Mary Lehmann recently received her daughter's high school graduation photos in the mail. For a second, she thought she should frame a copy for her mother. Then she thought again.
"You forget that she's gone, and then you remember and you start grieving all over again," recalled Lehmann, of Dix Hills.
Lehmann said even little things can trigger memories of her mother, Theresa Manning, 85, of Baldwin. Putting a pot roast dinner in the oven reminds her that she learned the recipe for roasted potatoes from her mother.
Lehmann recalled how her mother, who was in a nursing home, battled the virus. For almost two months, Manning fought and recovered, fought and recovered, going into the hospital three times.
Lehmann recalled nights when she would go to bed thinking, "I'm not going to talk to her again."
Her mother died on June 15. There was no funeral. The burial in Calverton National Cemetery was a drive-thru event, in which people pulled up, offered their condolences and drove away, she said.
"My mother went to church every Sunday. She went to Mass every week," Lehmann said. "And there was no church funeral. How fair is that?"
Lehmann thinks of the years ahead, all the weddings and holidays her mother will miss.
"My biggest regret is for my children," she said. "It's a big, big, big giant hole."
Bryan Chasanoff, who lost his father
Eric Chasanoff, 69, of East Islip, had been receiving dialysis treatments. Family members said they thought he had about five more years to live.
Then came COVID-19. He died May 5.
His son, Bryan Chasanoff, said he still feels the frustration of those days. The Virginia resident wanted to come to New York, but family members said he should stay at home, that there was nothing he could do, he said.
"We had a virtual funeral. Everyone dialed in," said Chasanoff, 38.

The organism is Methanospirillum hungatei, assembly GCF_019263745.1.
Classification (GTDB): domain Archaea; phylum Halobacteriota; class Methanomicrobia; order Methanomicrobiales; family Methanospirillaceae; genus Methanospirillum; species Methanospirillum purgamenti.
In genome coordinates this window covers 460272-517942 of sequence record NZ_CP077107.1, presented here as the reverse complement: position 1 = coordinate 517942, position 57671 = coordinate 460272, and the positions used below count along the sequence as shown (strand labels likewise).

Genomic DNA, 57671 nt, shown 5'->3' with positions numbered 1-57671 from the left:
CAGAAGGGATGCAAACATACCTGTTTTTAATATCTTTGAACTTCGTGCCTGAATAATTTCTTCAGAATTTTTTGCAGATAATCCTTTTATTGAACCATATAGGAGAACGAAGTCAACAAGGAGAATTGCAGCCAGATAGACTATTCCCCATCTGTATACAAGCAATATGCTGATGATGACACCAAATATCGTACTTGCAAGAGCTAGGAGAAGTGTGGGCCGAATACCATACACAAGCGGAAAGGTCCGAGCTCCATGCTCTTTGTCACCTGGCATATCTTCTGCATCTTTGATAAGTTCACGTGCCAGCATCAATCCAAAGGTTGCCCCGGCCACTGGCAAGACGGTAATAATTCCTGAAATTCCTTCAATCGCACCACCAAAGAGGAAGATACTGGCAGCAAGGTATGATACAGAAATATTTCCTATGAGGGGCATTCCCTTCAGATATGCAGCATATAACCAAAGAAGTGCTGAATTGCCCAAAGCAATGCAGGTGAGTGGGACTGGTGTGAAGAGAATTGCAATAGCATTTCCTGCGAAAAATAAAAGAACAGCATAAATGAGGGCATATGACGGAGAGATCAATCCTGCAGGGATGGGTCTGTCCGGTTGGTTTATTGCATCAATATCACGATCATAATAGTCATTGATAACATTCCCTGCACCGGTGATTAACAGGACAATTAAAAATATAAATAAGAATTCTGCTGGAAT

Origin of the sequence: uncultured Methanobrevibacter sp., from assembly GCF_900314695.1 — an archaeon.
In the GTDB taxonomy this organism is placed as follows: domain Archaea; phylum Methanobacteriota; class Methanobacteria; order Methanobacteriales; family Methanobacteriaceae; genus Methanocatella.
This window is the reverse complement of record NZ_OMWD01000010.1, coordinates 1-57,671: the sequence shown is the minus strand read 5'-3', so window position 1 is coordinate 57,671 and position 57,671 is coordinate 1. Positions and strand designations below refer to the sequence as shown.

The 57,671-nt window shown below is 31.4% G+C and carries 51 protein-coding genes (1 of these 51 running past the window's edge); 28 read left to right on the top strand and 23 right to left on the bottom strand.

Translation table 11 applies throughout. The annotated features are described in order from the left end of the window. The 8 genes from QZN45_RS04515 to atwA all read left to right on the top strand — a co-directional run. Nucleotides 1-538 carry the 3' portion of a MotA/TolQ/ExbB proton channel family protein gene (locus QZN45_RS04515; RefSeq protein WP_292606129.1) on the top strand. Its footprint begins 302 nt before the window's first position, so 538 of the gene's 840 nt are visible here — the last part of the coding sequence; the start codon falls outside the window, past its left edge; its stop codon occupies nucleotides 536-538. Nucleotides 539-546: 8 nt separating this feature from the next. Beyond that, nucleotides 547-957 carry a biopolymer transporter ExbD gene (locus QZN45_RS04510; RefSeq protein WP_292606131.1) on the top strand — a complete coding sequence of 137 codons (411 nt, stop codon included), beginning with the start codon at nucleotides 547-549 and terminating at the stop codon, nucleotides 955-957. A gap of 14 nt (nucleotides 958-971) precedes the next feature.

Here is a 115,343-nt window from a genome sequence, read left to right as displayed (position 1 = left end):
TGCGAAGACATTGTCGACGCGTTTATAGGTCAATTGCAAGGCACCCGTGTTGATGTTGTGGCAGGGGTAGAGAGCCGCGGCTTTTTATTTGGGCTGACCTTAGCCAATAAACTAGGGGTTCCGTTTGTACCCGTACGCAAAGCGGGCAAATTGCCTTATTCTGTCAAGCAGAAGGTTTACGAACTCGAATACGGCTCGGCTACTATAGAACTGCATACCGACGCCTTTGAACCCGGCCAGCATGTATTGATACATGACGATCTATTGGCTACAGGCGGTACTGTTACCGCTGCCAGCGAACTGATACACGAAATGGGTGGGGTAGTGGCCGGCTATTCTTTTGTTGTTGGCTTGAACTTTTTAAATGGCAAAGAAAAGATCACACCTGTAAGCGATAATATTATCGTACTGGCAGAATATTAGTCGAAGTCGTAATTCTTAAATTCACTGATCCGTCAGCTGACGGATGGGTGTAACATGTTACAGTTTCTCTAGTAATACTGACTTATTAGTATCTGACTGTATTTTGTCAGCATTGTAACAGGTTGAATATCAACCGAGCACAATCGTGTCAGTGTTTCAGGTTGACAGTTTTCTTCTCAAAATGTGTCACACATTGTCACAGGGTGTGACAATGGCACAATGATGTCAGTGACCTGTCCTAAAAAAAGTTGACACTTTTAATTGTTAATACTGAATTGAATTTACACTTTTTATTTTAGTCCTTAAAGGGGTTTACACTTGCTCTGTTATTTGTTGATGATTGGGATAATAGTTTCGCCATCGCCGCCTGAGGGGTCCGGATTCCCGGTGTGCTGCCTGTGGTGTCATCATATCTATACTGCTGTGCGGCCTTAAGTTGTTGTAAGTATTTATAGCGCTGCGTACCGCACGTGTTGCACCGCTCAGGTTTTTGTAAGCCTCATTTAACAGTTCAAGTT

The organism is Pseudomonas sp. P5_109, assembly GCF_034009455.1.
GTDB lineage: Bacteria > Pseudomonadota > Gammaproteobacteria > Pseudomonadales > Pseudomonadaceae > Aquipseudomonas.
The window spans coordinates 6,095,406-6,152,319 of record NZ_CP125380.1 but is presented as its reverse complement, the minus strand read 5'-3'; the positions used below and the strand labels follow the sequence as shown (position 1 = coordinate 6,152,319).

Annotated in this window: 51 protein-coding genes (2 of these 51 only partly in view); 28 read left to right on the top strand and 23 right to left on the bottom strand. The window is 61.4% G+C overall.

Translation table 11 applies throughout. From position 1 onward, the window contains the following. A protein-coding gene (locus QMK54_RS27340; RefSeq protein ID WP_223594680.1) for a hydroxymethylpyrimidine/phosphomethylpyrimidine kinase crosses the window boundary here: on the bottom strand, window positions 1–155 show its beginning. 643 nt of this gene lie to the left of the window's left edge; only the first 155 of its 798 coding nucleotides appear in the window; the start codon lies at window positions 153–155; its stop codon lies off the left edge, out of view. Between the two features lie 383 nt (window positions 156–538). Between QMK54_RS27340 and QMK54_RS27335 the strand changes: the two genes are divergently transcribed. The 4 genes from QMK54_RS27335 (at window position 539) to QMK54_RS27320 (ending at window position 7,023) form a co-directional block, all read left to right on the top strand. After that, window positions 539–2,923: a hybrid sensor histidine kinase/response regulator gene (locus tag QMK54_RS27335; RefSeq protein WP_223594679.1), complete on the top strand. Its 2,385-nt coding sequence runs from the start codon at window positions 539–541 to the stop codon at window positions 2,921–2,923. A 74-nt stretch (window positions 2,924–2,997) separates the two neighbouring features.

Chasanoff said he hears people say that most of those who die from COVID-19 are old and sick. What bothers him, though, is that some seem to say this as a way to downplay the deaths.
They don't know that when Eric Chasanoff's grandson refused to learn how to ride a bike, it was his calm and patience that finally did the trick. They don't know that the boy's father and mother had plans for the years ahead, Bryan Chasanoff said.
"COVID stole those years from us," he said.
Venus Maziarz, who lost her brother
Any other year, the Maziarz family would be going big for the holidays, including David Maziarz doing his famous fried turkey for Thanksgiving, said his sister, Venus Maziarz, of Mineola.
Not this year, though. David Maziarz, 53, of Islip, died May 29 of COVID-19. This year, most family members are just staying home, staying safe, she said.
"It's still very new to me," Venus Maziarz said. "I wish somebody would give me advice. I don't know what to try to make me happier."
Her brother was healthy, though somewhat overweight, she said. David Maziarz was a volunteer firefighter, Boy Scout leader and commissioner of a local football league, so the grief spread throughout the community.
When the family emerged from the Mass at the Church of St. Mary in East Islip, they saw a line of Boy Scouts, all in uniform, all saluting, she said.
Venus Maziarz still finds herself grieving.
"If you called me last night, I would have been crying," she said.
COPING WITH GRIEF
- Accept your feelings.
- Talk, journal or create something to express how you feel.
- Be mindful of what's going well.
- Create a daily routine with time for rest, healthy eating and physical activity.
- Focus on things within your control.
SOURCE: NYC Department of Health and Mental Hygiene.